Kidneys' innate clock affects body's metabolic processes
An internal clock within the kidneys plays an important role in maintaining balance within the body, a new study has found
London: An internal clock within the kidneys plays an important role in maintaining balance within the body, a new study has found.
The Circadian clock or the roughly 24-hour biological cycle help cells, tissues, organs, and whole organisms follow daily rhythms based on light-dark cycles as the earth rotates.
The findings showed that the daily fluctuations caused by the kidney's circadian clock have an important effect on the levels of various amino acids, lipids, and other components of blood in the body.
Also, in individuals who take medications, the kidney's circadian clock controls drug elimination from the body.
Further, the kidney's circadian clock also influences the duration of a drug's action and the effectiveness of the therapy in individuals who take medications.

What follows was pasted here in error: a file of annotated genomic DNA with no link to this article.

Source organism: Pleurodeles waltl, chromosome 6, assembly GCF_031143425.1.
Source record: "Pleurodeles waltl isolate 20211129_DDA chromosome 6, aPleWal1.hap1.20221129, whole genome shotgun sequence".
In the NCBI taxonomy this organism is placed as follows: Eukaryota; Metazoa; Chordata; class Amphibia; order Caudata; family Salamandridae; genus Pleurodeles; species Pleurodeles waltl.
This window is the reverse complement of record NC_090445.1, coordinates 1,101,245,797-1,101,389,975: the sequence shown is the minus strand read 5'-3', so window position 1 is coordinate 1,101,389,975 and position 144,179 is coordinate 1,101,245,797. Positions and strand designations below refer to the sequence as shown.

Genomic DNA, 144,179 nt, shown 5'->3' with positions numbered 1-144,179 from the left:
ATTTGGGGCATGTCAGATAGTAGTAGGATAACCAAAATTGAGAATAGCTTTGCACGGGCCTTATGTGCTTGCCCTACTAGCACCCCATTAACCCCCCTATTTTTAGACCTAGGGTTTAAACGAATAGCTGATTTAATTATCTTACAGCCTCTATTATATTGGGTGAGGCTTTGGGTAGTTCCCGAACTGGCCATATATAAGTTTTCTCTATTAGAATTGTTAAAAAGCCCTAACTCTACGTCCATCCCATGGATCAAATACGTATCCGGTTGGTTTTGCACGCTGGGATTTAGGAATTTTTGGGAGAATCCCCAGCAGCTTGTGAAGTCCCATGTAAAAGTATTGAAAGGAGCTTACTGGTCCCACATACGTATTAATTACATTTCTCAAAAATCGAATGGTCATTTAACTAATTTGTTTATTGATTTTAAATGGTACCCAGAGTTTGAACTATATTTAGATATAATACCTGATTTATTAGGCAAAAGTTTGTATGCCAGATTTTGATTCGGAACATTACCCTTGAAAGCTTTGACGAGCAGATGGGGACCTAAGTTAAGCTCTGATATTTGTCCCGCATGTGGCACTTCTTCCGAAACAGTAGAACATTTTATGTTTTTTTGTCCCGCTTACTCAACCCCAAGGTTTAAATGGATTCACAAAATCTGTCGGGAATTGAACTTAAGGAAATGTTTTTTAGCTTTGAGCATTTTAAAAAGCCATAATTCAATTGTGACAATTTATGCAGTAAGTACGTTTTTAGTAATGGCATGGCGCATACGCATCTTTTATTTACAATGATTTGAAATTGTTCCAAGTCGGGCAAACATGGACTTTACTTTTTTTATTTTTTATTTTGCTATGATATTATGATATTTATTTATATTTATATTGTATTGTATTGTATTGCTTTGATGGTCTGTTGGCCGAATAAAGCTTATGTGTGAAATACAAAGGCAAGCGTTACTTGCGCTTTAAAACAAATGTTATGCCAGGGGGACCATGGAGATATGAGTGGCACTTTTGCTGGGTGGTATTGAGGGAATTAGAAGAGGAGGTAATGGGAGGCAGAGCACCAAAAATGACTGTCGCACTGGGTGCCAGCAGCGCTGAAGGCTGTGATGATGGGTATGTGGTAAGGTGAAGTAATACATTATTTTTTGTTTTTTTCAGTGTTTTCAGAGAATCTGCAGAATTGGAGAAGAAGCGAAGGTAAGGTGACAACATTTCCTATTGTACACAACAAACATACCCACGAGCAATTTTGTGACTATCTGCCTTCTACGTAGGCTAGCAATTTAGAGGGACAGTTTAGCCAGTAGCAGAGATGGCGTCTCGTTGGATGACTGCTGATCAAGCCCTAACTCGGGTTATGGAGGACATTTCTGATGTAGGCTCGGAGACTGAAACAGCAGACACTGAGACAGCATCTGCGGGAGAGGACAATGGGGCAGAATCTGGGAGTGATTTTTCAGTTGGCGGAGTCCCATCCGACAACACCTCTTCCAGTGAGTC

By blocking kidney cells' expression of a gene that is critically involved in the circadian clock system, the team found that the clock is responsible for the temporal adaptation of kidney function to the light and dark phases of the day that correspond to activity and rest.
The findings are detailed in the forthcoming issue of the Journal of the American Society of Nephrology (JASN).
"We've shown that the circadian clock in the kidney plays an important role in different metabolic and homeostatic processes at both the intra-renal and systemic levels and is involved in drug disposition," said Dmitri Firsov from University of Lausanne, in Switzerland.